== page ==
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Firn

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  1. While Shutterstock doesn't post upload dates, they give all images consecutive ID numbers, so you can look at the ID number of his oldest picture and then find one that starts with the same digits in your port. That will give you a rough idea about when the image was uploaded. I compared it to some photos in my port and the numbers starting with the same few digits were from March last year. The date could possibly also be February or April, but somewhere around that time.
  2. This conversation is turning in circles in each of this threads about this. The information is only correct for images that are older than a year. For images that are newer, Shutterstock will always claim they were not used yet. I have images that were submitted last year with 100+ downloads that are "not used yet" according to Shutterstock. Images with much less downloads which I submitted in 2019 or 2018 however are often listed as 'often used'. Since the contributor from the One account phenomenon-thread is a fairly new user who only started submitting in March 2021, most of his image
  3. Why are we even talking about this? Someone signed a NDA, why are people here encouraging or defending someone breaking a legal binding agreement? It's never right, no matter with what company, in what context. No wonder the internet is full of our stolen images, with what little morality and absolutely no regard for law some people have.Saying "the person who broke the NDA won't face consequences" and somehow justifying (?!) this behavior with the lack of consequences equals to "the person stealing image on the internet won't face consequences ". Because that's exactly why thiefs keep doi
  4. If you sign the NDA - which you get to see before signing - you get told what the "new opportunity" is. You can then, after signing the NDA, agree to the new opportunity or not. At this point I am not even sure whether you are trolling? A NDA - Non Disclosure Agreement - is a legal document that, summed up very shortly, basically says "I agree to not talk about what I am being told after this". It's not telling you what it is that you will not be allowed to talk about, otherwise you would see it without having to agree to keeping silent about it first. So the thing you are not allowed
  5. Yes, and do you see me bashing SS for their deal at the same time? Of course you get to read a NDA before signing it. If you are not happy to sign a NDA as a freelancer, then don't sign it. And no, why would everyone be of the hook? A NDA does not contain a clause saying "If someone else spilled the beans, you are no longer bound by this agreement".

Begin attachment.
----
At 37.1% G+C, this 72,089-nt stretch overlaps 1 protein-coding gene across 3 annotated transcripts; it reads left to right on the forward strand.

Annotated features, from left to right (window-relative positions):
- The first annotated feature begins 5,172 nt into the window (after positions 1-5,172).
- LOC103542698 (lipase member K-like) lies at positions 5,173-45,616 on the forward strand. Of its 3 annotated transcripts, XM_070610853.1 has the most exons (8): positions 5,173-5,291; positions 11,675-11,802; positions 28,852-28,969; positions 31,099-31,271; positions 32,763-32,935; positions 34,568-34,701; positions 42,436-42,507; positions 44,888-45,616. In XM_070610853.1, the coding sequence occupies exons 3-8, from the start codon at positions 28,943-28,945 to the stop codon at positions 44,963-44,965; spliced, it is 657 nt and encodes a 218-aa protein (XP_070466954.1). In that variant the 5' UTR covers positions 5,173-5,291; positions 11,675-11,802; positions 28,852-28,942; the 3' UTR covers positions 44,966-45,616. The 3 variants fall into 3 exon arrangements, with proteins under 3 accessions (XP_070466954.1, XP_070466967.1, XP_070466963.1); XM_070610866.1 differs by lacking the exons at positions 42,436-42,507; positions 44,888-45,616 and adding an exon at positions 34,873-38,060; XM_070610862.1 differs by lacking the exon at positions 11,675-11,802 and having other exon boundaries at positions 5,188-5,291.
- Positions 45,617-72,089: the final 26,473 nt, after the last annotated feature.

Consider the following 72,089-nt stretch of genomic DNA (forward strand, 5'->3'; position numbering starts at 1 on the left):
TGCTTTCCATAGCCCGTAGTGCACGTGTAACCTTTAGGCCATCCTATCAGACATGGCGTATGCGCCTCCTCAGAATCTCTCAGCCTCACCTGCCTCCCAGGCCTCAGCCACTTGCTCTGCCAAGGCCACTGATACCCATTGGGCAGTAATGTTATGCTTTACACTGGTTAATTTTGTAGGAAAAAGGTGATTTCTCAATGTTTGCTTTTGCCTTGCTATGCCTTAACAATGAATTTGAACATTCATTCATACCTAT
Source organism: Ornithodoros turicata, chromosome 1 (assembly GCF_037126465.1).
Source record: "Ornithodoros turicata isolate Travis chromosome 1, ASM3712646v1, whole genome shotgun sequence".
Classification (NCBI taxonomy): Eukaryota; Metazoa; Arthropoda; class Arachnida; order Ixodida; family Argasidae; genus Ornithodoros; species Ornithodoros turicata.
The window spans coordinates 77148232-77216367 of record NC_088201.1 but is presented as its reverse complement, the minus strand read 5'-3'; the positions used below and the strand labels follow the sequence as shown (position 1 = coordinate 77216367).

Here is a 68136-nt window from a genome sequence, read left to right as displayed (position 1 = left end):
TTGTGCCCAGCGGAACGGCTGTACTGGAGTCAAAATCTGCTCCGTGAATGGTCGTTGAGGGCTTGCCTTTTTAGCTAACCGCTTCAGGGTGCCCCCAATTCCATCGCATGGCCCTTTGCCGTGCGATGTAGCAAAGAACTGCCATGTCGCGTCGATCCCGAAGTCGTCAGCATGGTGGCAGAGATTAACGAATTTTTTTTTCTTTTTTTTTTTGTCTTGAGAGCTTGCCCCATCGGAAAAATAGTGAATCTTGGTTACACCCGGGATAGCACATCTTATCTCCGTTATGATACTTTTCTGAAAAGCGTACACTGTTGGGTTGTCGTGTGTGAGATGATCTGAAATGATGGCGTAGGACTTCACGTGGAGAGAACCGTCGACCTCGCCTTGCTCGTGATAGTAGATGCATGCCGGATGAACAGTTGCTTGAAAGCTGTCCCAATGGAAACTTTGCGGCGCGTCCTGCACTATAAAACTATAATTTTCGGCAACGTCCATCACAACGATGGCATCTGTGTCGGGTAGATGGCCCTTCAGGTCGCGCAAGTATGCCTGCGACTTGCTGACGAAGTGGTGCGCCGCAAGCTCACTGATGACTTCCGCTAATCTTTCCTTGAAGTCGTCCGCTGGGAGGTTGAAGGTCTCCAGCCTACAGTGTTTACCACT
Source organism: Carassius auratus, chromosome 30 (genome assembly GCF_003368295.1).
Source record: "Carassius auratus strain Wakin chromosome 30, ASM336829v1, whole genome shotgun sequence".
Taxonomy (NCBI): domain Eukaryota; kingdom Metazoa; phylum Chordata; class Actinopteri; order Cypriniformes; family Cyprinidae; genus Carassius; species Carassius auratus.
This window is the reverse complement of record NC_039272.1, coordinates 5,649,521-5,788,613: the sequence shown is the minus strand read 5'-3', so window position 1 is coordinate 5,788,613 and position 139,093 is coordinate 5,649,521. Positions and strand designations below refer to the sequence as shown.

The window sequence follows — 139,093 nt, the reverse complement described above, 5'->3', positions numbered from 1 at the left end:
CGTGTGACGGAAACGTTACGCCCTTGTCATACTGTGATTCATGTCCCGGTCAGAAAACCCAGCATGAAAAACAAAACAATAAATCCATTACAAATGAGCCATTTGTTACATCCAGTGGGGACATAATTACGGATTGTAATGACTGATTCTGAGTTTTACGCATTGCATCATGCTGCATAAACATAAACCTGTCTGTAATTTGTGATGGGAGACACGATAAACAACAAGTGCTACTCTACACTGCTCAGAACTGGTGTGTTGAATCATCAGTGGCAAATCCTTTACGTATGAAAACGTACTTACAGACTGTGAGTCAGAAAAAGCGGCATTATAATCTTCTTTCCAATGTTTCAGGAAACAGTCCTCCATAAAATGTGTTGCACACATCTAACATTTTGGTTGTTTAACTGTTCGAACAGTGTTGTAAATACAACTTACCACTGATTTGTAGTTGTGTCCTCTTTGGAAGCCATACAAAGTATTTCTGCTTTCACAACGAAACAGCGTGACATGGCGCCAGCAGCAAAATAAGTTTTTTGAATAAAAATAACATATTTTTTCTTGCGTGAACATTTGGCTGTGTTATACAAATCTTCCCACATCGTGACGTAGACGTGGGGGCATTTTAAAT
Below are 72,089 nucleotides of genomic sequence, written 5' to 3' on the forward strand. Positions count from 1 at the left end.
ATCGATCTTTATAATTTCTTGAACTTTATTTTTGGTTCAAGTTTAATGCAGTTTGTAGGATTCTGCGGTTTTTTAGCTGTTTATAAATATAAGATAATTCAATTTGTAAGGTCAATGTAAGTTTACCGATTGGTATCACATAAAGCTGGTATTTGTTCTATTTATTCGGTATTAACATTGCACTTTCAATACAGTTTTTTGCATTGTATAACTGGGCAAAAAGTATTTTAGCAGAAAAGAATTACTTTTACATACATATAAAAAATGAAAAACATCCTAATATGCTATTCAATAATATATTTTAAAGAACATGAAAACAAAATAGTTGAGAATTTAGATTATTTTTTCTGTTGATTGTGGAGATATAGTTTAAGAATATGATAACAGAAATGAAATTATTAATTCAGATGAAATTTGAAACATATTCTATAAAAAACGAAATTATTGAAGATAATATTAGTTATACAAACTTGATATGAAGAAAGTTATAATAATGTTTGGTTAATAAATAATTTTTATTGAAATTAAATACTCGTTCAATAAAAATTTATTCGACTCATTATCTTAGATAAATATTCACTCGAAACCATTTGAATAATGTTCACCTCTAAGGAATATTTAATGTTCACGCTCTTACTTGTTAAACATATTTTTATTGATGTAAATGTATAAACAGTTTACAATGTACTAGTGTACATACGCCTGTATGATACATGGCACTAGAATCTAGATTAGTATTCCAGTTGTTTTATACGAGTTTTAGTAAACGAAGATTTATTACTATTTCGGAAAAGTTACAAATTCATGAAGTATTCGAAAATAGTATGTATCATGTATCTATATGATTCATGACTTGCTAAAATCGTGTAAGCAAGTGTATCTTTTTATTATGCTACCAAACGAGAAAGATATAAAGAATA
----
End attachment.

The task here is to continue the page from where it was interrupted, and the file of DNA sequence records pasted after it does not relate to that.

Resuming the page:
6. And all it takes for Shutterstock is to file a lawsuit for breach of NDA, get the contributor's IP address on that other forum in that process and find out who he is to have him face consequences. I doubt that's what is going to happen as I don't think anyone from SS bothers to read other forums seeing as they don't even read their own. But people need to stop thinking the internet was an anonymous lawless place where a legal binding document you signed means nothing. It may appear like a lawless place to us small fish who for example don't have the means to hunt down someone who uses an i
  7. What's up with the hypocrisy? Adobe offers a deal to give away images for free and devalue microstock images even further - I remember when they introduced the free gallery in the MG forum most people were bashing them for it, but now that they themselves are offered the deal, suddenly it's great? SS offers a deal for which you don't even know what the images will be used for, but wants the details to stay between the company and the contributor, and now everyone is praising one and bashing the other? 🤔
  8. You can't unless you search for the particular mage in the top performers list.
  9. Minimum payout is 35$. Shutterstock does not pay out sums lower than that.
  10. No, why should it be? You are allowed to edit and manipulate your commercial photos the way you want. What matters to the customer is the result. If the customer wants a photo of a ripe apple, why should it matter to him how the photo looked originally, as long as the end result looks like what he wants? It's a different story with editorial photos of course, which must not be altered.
  11. Yes, but they want you to PAY for it. You only get paid per views if you pay them a monthly fee. Also, they don't pay you 40 cents per view. They pay 0.40 cents. Quite a difference. It's 40cents for 100 views. Like all agencies they made the math so that it is working out in their favor and they make more money than they pay their contributors. Otherwise it would be a poor business model. I read through some reviews and they conform my suspicion. For example there is a review from a guy who says he pays 6 pound per month to ClickSnap and earned 48 cents. So he made a minus of 5.52 pounds
  12. The video was reviewed by a different reviewer. It is not rare for one reviewer to reject a video or photo and another to approve it.
  13. Not really. I had such images that sold once or twice, some even for higher sums, that I did not expect. But images that sell regularly for me were all images I planned and composed ahead or where I thought they had good sale potential the moment I took the photo.
  14. And yet I dare to say that someone with several hundred or thousand sales each month might have a better idea of what customers want to buy than someone with 50 sales a month.
  15. Did you send them a DMCA takedown notice? I've heard that works better than just sending mails with complaints as they are legally required to react to DMCA claims.
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